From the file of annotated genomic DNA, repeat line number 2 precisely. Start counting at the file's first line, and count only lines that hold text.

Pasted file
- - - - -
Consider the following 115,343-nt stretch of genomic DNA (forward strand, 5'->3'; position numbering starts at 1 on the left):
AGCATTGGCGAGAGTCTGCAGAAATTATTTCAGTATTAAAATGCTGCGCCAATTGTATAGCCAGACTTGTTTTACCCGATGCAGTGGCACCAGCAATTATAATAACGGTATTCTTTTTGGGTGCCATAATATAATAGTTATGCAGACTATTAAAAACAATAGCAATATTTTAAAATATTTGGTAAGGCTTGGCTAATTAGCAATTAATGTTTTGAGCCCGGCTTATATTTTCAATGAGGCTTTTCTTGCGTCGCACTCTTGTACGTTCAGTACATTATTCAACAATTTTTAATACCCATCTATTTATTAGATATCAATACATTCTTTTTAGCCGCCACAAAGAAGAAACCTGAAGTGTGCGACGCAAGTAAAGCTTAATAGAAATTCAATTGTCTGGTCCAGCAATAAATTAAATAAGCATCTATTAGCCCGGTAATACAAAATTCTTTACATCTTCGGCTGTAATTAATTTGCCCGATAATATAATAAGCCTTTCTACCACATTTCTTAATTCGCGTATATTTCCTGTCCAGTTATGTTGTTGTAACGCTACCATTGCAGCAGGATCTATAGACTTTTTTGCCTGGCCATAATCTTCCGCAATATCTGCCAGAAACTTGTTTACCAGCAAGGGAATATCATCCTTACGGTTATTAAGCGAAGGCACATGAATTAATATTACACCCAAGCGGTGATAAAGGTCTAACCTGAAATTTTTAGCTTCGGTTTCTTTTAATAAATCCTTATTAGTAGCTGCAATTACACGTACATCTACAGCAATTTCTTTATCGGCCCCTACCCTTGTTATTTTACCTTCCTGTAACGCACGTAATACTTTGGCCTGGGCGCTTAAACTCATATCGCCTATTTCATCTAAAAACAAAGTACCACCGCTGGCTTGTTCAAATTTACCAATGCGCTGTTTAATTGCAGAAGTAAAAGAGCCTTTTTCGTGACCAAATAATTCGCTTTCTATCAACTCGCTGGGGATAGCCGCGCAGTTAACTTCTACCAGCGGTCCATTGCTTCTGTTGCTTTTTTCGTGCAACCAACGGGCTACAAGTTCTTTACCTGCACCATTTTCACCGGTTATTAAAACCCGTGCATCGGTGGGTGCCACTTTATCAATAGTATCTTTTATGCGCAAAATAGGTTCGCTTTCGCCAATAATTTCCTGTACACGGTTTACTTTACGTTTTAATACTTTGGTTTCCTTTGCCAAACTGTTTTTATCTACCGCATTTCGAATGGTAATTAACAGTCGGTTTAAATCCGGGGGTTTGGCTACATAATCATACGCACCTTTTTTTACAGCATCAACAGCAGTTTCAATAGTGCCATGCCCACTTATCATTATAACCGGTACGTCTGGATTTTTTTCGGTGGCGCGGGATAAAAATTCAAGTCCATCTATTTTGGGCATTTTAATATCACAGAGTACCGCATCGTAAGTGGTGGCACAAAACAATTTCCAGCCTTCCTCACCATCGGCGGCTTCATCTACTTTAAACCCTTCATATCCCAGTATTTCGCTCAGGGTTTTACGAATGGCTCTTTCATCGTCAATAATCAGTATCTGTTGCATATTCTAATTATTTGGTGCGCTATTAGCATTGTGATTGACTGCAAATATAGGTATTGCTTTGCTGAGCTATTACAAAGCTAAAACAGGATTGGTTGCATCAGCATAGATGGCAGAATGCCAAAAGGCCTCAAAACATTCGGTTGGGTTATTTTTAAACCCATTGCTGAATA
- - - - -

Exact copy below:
AGCATTGGCGAGAGTCTGCAGAAATTATTTCAGTATTAAAATGCTGCGCCAATTGTATAGCCAGACTTGTTTTACCCGATGCAGTGGCACCAGCAATTATAATAACGGTATTCTTTTTGGGTGCCATAATATAATAGTTATGCAGACTATTAAAAACAATAGCAATATTTTAAAATATTTGGTAAGGCTTGGCTAATTAGCAATTAATGTTTTGAGCCCGGCTTATATTTTCAATGAGGCTTTTCTTGCGTCGCACTCTTGTACGTTCAGTACATTATTCAACAATTTTTAATACCCATCTATTTATTAGATATCAATACATTCTTTTTAGCCGCCACAAAGAAGAAACCTGAAGTGTGCGACGCAAGTAAAGCTTAATAGAAATTCAATTGTCTGGTCCAGCAATAAATTAAATAAGCATCTATTAGCCCGGTAATACAAAATTCTTTACATCTTCGGCTGTAATTAATTTGCCCGATAATATAATAAGCCTTTCTACCACATTTCTTAATTCGCGTATATTTCCTGTCCAGTTATGTTGTTGTAACGCTACCATTGCAGCAGGATCTATAGACTTTTTTGCCTGGCCATAATCTTCCGCAATATCTGCCAGAAACTTGTTTACCAGCAAGGGAATATCATCCTTACGGTTATTAAGCGAAGGCACATGAATTAATATTACACCCAAGCGGTGATAAAGGTCTAACCTGAAATTTTTAGCTTCGGTTTCTTTTAATAAATCCTTATTAGTAGCTGCAATTACACGTACATCTACAGCAATTTCTTTATCGGCCCCTACCCTTGTTATTTTACCTTCCTGTAACGCACGTAATACTTTGGCCTGGGCGCTTAAACTCATATCGCCTATTTCATCTAAAAACAAAGTACCACCGCTGGCTTGTTCAAATTTACCAATGCGCTGTTTAATTGCAGAAGTAAAAGAGCCTTTTTCGTGACCAAATAATTCGCTTTCTATCAACTCGCTGGGGATAGCCGCGCAGTTAACTTCTACCAGCGGTCCATTGCTTCTGTTGCTTTTTTCGTGCAACCAACGGGCTACAAGTTCTTTACCTGCACCATTTTCACCGGTTATTAAAACCCGTGCATCGGTGGGTGCCACTTTATCAATAGTATCTTTTATGCGCAAAATAGGTTCGCTTTCGCCAATAATTTCCTGTACACGGTTTACTTTACGTTTTAATACTTTGGTTTCCTTTGCCAAACTGTTTTTATCTACCGCATTTCGAATGGTAATTAACAGTCGGTTTAAATCCGGGGGTTTGGCTACATAATCATACGCACCTTTTTTTACAGCATCAACAGCAGTTTCAATAGTGCCATGCCCACTTATCATTATAACCGGTACGTCTGGATTTTTTTCGGTGGCGCGGGATAAAAATTCAAGTCCATCTATTTTGGGCATTTTAATATCACAGAGTACCGCATCGTAAGTGGTGGCACAAAACAATTTCCAGCCTTCCTCACCATCGGCGGCTTCATCTACTTTAAACCCTTCATATCCCAGTATTTCGCTCAGGGTTTTACGAATGGCTCTTTCATCGTCAATAATCAGTATCTGTTGCATATTCTAATTATTTGGTGCGCTATTAGCATTGTGATTGACTGCAAATATAGGTATTGCTTTGCTGAGCTATTACAAAGCTAAAACAGGATTGGTTGCATCAGCATAGATGGCAGAATGCCAAAAGGCCTCAAAACATTCGGTTGGGTTATTTTTAAACCCATTGCTGAATA